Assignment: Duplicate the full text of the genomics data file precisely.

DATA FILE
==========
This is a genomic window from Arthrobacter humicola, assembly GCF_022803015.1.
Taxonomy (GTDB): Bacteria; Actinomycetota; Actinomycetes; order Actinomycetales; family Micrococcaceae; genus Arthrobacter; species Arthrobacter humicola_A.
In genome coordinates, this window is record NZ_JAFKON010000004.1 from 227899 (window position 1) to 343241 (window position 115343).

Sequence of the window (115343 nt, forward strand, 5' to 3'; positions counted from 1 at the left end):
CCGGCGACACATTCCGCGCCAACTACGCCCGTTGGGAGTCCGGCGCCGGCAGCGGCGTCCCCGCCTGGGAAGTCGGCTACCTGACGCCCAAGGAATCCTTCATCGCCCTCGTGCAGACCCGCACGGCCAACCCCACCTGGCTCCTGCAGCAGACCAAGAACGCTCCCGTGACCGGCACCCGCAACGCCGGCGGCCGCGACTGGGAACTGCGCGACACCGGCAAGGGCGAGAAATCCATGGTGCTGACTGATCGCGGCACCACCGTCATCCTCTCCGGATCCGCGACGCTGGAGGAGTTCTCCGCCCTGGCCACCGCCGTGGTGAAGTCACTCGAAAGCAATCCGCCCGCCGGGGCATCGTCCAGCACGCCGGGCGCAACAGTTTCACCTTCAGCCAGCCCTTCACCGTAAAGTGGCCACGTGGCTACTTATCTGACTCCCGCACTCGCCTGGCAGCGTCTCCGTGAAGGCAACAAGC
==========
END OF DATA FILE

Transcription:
This is a genomic window from Arthrobacter humicola, assembly GCF_022803015.1.
Taxonomy (GTDB): Bacteria; Actinomycetota; Actinomycetes; order Actinomycetales; family Micrococcaceae; genus Arthrobacter; species Arthrobacter humicola_A.
In genome coordinates, this window is record NZ_JAFKON010000004.1 from 227899 (window position 1) to 343241 (window position 115343).

Sequence of the window (115343 nt, forward strand, 5' to 3'; positions counted from 1 at the left end):
CCGGCGACACATTCCGCGCCAACTACGCCCGTTGGGAGTCCGGCGCCGGCAGCGGCGTCCCCGCCTGGGAAGTCGGCTACCTGACGCCCAAGGAATCCTTCATCGCCCTCGTGCAGACCCGCACGGCCAACCCCACCTGGCTCCTGCAGCAGACCAAGAACGCTCCCGTGACCGGCACCCGCAACGCCGGCGGCCGCGACTGGGAACTGCGCGACACCGGCAAGGGCGAGAAATCCATGGTGCTGACTGATCGCGGCACCACCGTCATCCTCTCCGGATCCGCGACGCTGGAGGAGTTCTCCGCCCTGGCCACCGCCGTGGTGAAGTCACTCGAAAGCAATCCGCCCGCCGGGGCATCGTCCAGCACGCCGGGCGCAACAGTTTCACCTTCAGCCAGCCCTTCACCGTAAAGTGGCCACGTGGCTACTTATCTGACTCCCGCACTCGCCTGGCAGCGTCTCCGTGAAGGCAACAAGC